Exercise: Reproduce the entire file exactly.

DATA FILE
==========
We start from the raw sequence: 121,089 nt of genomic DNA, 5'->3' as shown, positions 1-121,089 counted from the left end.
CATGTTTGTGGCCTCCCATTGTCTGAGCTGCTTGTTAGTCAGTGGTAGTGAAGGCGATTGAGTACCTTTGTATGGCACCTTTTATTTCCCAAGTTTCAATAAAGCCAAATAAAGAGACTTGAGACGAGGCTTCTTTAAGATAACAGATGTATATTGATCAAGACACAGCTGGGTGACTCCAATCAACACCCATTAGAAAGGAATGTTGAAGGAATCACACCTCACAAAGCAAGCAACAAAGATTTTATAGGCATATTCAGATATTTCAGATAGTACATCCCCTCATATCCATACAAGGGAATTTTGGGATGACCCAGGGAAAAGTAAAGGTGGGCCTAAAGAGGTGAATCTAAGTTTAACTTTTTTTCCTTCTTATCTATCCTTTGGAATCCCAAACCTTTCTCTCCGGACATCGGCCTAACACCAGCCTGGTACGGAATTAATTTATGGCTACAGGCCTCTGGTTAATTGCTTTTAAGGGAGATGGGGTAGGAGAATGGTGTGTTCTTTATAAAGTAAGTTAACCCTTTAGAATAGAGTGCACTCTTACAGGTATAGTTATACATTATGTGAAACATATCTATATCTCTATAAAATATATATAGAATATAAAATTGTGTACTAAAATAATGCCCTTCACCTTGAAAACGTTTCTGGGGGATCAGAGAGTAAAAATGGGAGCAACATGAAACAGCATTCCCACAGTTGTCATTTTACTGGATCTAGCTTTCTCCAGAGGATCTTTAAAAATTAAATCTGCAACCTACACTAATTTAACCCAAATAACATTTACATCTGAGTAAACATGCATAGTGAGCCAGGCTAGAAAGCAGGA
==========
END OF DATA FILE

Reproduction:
We start from the raw sequence: 121,089 nt of genomic DNA, 5'->3' as shown, positions 1-121,089 counted from the left end.
CATGTTTGTGGCCTCCCATTGTCTGAGCTGCTTGTTAGTCAGTGGTAGTGAAGGCGATTGAGTACCTTTGTATGGCACCTTTTATTTCCCAAGTTTCAATAAAGCCAAATAAAGAGACTTGAGACGAGGCTTCTTTAAGATAACAGATGTATATTGATCAAGACACAGCTGGGTGACTCCAATCAACACCCATTAGAAAGGAATGTTGAAGGAATCACACCTCACAAAGCAAGCAACAAAGATTTTATAGGCATATTCAGATATTTCAGATAGTACATCCCCTCATATCCATACAAGGGAATTTTGGGATGACCCAGGGAAAAGTAAAGGTGGGCCTAAAGAGGTGAATCTAAGTTTAACTTTTTTTCCTTCTTATCTATCCTTTGGAATCCCAAACCTTTCTCTCCGGACATCGGCCTAACACCAGCCTGGTACGGAATTAATTTATGGCTACAGGCCTCTGGTTAATTGCTTTTAAGGGAGATGGGGTAGGAGAATGGTGTGTTCTTTATAAAGTAAGTTAACCCTTTAGAATAGAGTGCACTCTTACAGGTATAGTTATACATTATGTGAAACATATCTATATCTCTATAAAATATATATAGAATATAAAATTGTGTACTAAAATAATGCCCTTCACCTTGAAAACGTTTCTGGGGGATCAGAGAGTAAAAATGGGAGCAACATGAAACAGCATTCCCACAGTTGTCATTTTACTGGATCTAGCTTTCTCCAGAGGATCTTTAAAAATTAAATCTGCAACCTACACTAATTTAACCCAAATAACATTTACATCTGAGTAAACATGCATAGTGAGCCAGGCTAGAAAGCAGGA